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Ok, now the soppy stuff is actually over, where was I? Oh yeah, Friday and the show floor has just been opened to the public. Something you don’t immediately realize about PAX is how when the flood gates open, not much happens at first. You would think suddenly there’s a sea of people. But its a bit more gradual you have a few stray people walking through and bit by bit more and more people find themselves in the indie section and before you know there a crowd of people watching your game and all three tablets are taken. In fact at times I thought I should have gotten a fourth tablet as there was that many people. In terms of how busy we were, we were surprisingly busy. We were never empty, we always seemed to have at least one or two people playing at all times. We were not as busy as RUMU the game next to us but then again, their game is about a sentient roomba sooooo, its kinda hard to compete.

In terms of the response from the players, it was really good. There were a lot of folk who were legitimately disappointed they couldn’t buy the game there and then. People loved the art style, and they liked the concept. Also the elevator pitch consistently sorta caught people a little off guard in a good way (The elevator pitch is : A puzzle game that’s a cross between Dominoes and a Match-3 game… but it teaches you how to read Japanese). I think giving people the first bit which is kinda unremarkable and then hitting them with the sucker punch of “but it teaches you Japanese” consistently got a lot of people really interested. Another really good piece of feedback actually came from a very small group of players: Native Japanese speakers. I had three native speakers of Japanese (that I personally talked to) come and play the game. And all three could sit down and play the game and enjoy playing the game despite knowing all their Hiragana already. This is really important because it means that the game aspect of Kana Quest is fundamentally a fun game. This has been a fundamental design goal for me from day one.

On the negative side of feedback, quite a few people were a bit disappointed there were no plans for Kanji, vocabulary or grammar in the game. Which I understand completely, but none of those things will work within the game framework itself. This is a very clear drawback to the approach to the design I have taken. I get to have a fun game, and it teaches a very important skill, but anything beyond the scope of that skill is basically impossible to implement in a way that doesn’t break the game. The other piece of feedback was that the actual logo needs a bit more work. While the color scheme looks good and works great, the actual logo doesn’t read very well. So I will likely be doing some more work on my branding in the near future.

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Another thing that happened at PAX was we ran a “win a free copy of the game when it comes out competition”. Basically to participate all folk had to do was draw their own Kana tile face and give me their e-mail and the 5 designs that I liked to most would win. People really liked this, we got a load of entries and it was pretty fun choosing the best designs. Once I chose the winners I animated them as if they were going to be added into the game as I thought it would be cool to see their work come to life. You can see the five winning designs below.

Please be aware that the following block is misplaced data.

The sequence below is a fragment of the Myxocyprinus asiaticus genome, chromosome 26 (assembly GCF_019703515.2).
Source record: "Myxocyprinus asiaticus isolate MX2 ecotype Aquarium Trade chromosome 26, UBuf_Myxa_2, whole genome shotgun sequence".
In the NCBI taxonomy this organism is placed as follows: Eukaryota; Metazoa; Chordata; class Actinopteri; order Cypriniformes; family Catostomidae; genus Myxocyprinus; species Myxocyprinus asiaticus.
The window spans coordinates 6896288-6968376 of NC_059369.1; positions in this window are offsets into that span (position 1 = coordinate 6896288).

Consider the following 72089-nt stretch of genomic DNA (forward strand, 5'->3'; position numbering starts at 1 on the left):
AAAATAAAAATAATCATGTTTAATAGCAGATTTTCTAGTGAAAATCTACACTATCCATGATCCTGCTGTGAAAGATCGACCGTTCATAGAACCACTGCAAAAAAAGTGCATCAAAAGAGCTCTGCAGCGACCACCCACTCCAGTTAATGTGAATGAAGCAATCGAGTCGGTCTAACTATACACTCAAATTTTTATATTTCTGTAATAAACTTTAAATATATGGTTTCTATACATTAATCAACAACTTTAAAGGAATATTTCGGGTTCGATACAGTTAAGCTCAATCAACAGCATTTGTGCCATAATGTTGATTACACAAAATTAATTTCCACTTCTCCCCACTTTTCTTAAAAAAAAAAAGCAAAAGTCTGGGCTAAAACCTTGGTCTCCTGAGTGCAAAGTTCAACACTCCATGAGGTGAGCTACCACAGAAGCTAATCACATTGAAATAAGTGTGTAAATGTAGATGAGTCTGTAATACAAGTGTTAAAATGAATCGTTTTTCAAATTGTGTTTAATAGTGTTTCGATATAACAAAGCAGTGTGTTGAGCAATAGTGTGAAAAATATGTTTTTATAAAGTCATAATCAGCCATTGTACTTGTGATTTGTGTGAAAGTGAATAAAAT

And I think that just about sums up everything that happened at PAX this year. It was an incredible experience and I look forward to doing it all again next year. Anyway thanks for reading and I’ll see you next week!

So, PAX is getting awfully close now isn’t it.

I’m kinda going batty just trying to get everything together for the game. But the most infuriating part is that everything I’m doing looks like I’m doing very little from the outside.

When all you are doing is fixing small little bugs you don’t have anything interesting to show. I wish I could show you a bunch of exciting new features but I can’t. The closest thing I have to anything new is a loading screen hint section. HintDemo

Anyway. Apart from this the main thing I’ve been working on is contacting press people who are coming to PAX who I think would be interested in Kana Quest. I’ve had a little bit of a response so far so that’s better than nothing. Found one person who was perfect for Kana Quest. They were interested in educational games and taught Japanese themselves. So was able to contact them and get a positive response there.

I also got to contact Meghan O’Neil at PCPowerPlay. That one is big for me as I used to read her opinion pieces in PCPP a lot back in the day. And was the first proper critical thought about games I was exposed to. So without her work I probably wouldn’t have wanted to make games. I don’t think Kana Quest will be her jam, but I do get to say thanks so that’s exciting.

In other news it looks like Kana Quest merch will be available at PAX so if you are interested in a Kana Quest T-shirt, Kana Soft Toy, or Socks, PAX Aus is your chance!